Wal-Mart has again found itself at the center of developing class action jurisprudence. The retail giant is now before the high court of Pennsylvania appealing a $187 million damages award granted to employees alleging off-the-clock violations. Wal-Mart maintains that because the substantial damages award was based solely on the testimony of six workers, the procedure exemplifies “trial-by-formula,” a means of finding liability proscribed by the U.S. Supreme Court’s landmark Dukes decision, whereby a representative group of class members’ claims are used to determine the value and validity of the claims of the remainder of the class. See Braun v. Wal-Mart Stores Inc., No. 32 EAP 2012 (Penn. 2012) and Hummel v. Wal-Mart Stores Inc., No. 33 EAP 2012 (Penn. 2012).
Plaintiffs argue that Wal-Mart is invoking trial-by-formula beyond its intended scope: “Contrary to Wal-Mart’s arguments on appeal, the ‘trial-by-formula’ catchphrase does not outlaw the use of routine and well-regarded summaries of voluminous business records.” Braun at 22. Because federal and other state jurisdictions regularly confront the question of what proportion of class members must have experienced violations in order to trigger classwide liability for a defendant, the resulting Pennsylvania Supreme Court rulings are expected to be widely influential.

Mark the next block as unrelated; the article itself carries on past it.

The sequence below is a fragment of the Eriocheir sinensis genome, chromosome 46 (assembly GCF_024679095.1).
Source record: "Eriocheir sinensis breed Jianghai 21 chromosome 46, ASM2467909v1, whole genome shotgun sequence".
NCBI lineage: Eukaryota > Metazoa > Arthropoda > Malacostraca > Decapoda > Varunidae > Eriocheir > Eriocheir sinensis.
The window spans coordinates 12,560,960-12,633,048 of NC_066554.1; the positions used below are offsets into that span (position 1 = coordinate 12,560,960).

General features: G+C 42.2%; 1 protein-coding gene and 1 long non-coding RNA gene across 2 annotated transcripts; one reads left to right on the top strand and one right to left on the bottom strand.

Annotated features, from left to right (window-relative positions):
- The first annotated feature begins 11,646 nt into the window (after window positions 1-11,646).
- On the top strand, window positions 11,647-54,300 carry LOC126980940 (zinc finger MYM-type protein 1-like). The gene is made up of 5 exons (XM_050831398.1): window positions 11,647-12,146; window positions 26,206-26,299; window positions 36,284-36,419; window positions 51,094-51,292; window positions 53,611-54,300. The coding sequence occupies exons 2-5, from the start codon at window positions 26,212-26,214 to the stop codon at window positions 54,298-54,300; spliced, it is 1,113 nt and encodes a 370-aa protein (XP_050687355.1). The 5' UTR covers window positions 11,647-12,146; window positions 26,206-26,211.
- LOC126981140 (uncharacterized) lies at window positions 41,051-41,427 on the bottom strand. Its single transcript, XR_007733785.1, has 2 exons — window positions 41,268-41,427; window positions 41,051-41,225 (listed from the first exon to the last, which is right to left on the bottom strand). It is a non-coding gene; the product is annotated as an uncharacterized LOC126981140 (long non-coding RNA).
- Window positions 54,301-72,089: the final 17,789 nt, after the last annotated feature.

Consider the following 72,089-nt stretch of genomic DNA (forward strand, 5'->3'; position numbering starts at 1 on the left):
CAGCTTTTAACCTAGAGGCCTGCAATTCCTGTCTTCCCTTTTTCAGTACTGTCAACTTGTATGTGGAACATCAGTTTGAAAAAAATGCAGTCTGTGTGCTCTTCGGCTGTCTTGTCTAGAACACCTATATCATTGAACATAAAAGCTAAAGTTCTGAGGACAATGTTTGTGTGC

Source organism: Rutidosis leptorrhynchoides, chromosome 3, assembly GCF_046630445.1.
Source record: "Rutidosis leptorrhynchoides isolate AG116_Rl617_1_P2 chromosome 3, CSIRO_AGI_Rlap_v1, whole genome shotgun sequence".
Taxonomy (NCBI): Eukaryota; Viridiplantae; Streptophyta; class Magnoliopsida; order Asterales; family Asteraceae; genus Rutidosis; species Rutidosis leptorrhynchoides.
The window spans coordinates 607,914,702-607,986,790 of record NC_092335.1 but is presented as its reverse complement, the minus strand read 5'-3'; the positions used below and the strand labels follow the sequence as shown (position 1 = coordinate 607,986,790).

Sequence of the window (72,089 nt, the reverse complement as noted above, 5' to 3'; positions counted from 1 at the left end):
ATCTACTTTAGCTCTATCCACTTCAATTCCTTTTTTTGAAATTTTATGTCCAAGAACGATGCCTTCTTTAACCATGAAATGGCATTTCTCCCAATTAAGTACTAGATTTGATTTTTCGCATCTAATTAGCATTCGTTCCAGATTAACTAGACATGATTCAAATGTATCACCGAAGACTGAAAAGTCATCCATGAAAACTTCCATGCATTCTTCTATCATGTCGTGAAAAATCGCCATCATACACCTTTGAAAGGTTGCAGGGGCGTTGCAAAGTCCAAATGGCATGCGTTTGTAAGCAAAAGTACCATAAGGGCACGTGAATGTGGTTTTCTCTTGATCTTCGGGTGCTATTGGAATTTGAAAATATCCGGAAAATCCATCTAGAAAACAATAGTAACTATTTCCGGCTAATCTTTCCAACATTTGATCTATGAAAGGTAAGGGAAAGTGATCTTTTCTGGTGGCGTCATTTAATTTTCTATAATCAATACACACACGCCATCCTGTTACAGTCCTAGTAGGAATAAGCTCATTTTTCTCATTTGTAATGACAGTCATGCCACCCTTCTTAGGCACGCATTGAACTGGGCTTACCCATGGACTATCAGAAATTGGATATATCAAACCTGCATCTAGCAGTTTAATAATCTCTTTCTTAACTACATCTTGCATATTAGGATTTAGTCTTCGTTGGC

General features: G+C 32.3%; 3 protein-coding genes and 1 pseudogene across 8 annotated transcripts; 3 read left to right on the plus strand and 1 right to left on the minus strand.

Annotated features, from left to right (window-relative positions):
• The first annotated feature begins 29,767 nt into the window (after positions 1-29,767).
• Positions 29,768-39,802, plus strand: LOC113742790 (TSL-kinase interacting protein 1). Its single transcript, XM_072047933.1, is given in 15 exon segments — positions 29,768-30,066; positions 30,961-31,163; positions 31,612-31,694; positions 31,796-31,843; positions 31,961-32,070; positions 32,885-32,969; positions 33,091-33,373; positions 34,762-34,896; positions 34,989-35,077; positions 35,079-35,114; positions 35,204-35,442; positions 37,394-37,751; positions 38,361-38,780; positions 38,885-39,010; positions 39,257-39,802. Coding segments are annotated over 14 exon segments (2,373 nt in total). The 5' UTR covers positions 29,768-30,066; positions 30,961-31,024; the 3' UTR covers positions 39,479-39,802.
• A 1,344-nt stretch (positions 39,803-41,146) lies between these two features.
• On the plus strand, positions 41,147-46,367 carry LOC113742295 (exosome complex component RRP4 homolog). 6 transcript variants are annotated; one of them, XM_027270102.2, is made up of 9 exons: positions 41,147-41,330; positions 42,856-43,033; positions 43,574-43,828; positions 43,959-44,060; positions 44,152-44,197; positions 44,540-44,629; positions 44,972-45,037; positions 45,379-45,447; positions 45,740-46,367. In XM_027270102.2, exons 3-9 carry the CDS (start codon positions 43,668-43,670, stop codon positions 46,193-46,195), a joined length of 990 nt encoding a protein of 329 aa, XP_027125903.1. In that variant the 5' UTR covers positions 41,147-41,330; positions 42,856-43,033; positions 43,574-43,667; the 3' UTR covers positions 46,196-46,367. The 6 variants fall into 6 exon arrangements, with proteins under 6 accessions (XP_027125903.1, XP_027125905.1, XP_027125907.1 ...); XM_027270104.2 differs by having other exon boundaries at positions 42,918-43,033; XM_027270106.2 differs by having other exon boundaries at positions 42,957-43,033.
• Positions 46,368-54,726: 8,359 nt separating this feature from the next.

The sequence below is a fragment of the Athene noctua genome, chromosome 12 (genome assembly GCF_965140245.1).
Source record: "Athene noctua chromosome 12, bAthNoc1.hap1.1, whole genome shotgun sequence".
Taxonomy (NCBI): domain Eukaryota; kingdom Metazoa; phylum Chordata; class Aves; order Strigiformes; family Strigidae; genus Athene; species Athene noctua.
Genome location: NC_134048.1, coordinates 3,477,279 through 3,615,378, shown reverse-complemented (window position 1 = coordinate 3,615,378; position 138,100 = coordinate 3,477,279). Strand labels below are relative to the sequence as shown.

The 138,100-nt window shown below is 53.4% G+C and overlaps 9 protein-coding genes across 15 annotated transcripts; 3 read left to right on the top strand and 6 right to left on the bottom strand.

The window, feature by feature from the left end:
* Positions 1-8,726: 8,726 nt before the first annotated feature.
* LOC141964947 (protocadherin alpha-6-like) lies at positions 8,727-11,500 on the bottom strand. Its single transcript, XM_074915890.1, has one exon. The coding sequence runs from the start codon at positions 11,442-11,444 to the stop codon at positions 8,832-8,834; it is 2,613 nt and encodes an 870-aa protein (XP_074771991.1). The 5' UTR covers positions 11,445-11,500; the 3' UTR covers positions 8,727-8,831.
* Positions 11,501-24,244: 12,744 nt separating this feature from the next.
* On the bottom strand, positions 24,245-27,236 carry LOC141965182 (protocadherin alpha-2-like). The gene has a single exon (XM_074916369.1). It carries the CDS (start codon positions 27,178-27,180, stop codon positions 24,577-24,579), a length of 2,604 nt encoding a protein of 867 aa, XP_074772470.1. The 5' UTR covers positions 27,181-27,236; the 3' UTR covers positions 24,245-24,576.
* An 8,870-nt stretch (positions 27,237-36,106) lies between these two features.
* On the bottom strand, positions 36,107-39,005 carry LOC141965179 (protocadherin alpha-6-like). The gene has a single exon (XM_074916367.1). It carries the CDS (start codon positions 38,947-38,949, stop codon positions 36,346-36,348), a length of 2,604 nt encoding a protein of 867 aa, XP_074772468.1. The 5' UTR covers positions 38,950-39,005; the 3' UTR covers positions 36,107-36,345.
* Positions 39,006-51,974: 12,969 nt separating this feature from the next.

Pennsylvania’s intermediate appellate court affirmed the $187 million judgment in a sprawling opinion, but failed to address the trial-by-formula argument. This is the only issue on which the Pennsylvania Supreme Court requested briefing in its order granting allowance of appeal of the judgment. See Petition for Allowance of Appeal from the Order of the Superior Court, No. 551 EAL 2011 (Penn. July 2, 2012).